The unique program was started about 10 years ago, and as Laughlin explained, it's different from most hockey schools where players go for only a short period of time. This program lasts for the entire summer and is aimed at preparing kids for college, while also teaching them puck skills, skating skills, nutrition, sports psychology and, of course, education (Laughlin stressed the "student" part of student-athlete always comes first).
Jarred Tinordi, son of former NHL defenseman Mark Tinordi, was a long-time participant in Laughlin's program, and was recently selected in the first round of the 2010 NHL Draft by the Montreal Canadiens (22nd overall). He was probably one of the most highly-touted kids to come out of the area and will be playing for the London Knights of the OHL this upcoming season.
"A lot of other camps, most of the instructors are volunteers," Laughlin said. "And they don't have the opportunity to focus on each kid's strengths and weaknesses. We have daily reports on each kid's performance in practice."
He continued: "My motto is performance over politics. We want performance, and we want performance off the ice, that the kid is great in school, we want performance on the ice. We started Jarred Tinordi as an 11- or 12-year-old. Did he have other coaches that helped him? Absolutely he did. And his teams, and his coaches in this area, all the programs he played in, including obviously the U.S. National Program, have all helped him along the way. But we've been an integral part in the summers, in May through August, tutoring Jarred and making sure kids like him are getting the opportunity, and that they're doing all of the little things to prepare them for college. Now, Jarred is in London, but he was originally going to Notre Dame, and our focus is on developing kids to be great kids. Hockey can only last so long, whether it's an NHL career, which is about five years in this day and age, or not, you have to live a life after, and we're big on developing a complete person, and we've had tremendous success doing that."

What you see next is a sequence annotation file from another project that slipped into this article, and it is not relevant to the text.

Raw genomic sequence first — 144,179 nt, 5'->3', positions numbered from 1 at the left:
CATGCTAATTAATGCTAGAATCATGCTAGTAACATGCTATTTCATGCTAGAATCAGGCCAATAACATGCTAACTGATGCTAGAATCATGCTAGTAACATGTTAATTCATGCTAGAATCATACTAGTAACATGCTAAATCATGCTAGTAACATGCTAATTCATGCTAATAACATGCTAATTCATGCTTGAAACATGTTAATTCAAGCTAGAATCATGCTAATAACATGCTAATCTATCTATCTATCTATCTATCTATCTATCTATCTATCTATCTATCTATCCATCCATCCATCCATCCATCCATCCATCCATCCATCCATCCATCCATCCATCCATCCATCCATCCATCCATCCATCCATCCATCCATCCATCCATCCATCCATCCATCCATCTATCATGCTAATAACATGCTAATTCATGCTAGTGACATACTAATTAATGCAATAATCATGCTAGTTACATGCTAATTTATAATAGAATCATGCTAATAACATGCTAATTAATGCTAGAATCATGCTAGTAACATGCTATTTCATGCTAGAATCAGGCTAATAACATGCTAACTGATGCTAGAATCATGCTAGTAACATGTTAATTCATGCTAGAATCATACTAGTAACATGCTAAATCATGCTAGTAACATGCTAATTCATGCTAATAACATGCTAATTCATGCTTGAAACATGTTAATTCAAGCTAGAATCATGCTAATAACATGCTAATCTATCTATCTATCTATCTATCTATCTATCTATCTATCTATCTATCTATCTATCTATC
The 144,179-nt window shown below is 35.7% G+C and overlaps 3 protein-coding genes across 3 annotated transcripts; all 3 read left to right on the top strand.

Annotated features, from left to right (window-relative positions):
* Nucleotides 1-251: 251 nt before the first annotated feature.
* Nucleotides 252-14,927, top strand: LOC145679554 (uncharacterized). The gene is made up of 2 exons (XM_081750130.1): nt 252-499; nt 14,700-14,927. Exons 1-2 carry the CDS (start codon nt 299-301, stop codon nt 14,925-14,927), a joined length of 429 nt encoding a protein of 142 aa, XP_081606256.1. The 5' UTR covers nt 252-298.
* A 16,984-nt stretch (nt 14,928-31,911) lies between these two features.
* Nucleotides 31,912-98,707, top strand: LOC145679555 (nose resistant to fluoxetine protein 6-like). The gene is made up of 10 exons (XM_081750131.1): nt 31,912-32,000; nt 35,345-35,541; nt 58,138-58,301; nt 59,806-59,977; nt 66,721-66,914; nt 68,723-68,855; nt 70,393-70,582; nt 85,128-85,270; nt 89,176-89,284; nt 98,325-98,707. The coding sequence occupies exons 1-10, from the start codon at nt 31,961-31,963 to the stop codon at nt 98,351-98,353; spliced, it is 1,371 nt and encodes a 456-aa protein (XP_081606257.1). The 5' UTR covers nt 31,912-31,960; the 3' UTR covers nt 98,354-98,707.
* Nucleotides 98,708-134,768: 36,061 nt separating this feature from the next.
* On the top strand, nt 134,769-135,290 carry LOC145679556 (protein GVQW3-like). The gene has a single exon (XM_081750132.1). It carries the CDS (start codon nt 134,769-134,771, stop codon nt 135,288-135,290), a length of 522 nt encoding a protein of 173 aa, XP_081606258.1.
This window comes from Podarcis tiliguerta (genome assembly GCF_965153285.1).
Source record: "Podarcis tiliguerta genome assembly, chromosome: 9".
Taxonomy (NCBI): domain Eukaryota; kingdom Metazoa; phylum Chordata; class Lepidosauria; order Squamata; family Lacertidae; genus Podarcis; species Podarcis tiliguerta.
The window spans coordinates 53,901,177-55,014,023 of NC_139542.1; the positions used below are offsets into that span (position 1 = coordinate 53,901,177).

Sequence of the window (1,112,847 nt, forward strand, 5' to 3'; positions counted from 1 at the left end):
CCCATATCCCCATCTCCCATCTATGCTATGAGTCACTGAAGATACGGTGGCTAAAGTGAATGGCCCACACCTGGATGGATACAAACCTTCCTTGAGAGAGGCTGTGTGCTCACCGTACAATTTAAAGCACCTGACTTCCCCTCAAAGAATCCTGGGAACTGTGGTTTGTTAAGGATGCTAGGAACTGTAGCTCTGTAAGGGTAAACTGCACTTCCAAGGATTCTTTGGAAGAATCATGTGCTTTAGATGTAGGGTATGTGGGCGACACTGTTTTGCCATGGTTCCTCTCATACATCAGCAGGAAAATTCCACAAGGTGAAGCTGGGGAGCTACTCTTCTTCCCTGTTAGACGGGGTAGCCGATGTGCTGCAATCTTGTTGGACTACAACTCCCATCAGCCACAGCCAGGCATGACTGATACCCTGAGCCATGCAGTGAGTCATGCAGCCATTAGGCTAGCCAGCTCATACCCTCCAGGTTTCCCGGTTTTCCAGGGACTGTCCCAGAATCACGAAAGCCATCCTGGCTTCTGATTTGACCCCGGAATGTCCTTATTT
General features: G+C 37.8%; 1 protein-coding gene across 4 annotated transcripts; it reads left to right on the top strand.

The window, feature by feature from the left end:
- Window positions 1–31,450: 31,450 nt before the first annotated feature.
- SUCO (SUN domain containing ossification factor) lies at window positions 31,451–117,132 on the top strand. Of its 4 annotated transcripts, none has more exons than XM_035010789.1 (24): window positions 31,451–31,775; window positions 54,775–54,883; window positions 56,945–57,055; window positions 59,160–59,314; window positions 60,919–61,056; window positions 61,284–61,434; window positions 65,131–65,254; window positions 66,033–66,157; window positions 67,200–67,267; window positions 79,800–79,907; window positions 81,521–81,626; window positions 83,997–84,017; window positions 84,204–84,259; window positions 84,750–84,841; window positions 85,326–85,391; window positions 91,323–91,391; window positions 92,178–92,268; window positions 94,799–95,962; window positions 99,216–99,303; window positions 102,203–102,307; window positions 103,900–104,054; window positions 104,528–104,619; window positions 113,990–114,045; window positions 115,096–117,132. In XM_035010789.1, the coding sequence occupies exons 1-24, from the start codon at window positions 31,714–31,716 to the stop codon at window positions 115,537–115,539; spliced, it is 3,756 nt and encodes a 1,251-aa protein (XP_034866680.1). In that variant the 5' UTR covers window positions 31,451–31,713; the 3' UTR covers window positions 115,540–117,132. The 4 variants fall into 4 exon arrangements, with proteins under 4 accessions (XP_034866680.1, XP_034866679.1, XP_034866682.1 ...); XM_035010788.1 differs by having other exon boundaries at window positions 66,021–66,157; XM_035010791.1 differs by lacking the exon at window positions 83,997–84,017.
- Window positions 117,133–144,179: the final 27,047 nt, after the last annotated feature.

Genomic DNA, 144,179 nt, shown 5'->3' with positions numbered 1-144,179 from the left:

Laughlin also understands the barriers that many kids deal with when it comes to playing hockey, including the cost -- which we've talked about previously in California and Pittsburgh -- and explained how his program is willing to work around that.
"We've got a lot of kids in my program that are scholarship kids," he said. "If I see a kid is a terrific hockey player and can't afford it, or is just a good person, and it could be any one of those things, we would definitely be willing take them as a scholarship kid. I think there are more and more programs that are approaching the same type of thing that we do and giving kids the opportunity to play hockey. In the long run, if you have a good kid that can't afford it, I personally don't think you should keep him off the ice and should do everything possible in your life to make it affordable for that family."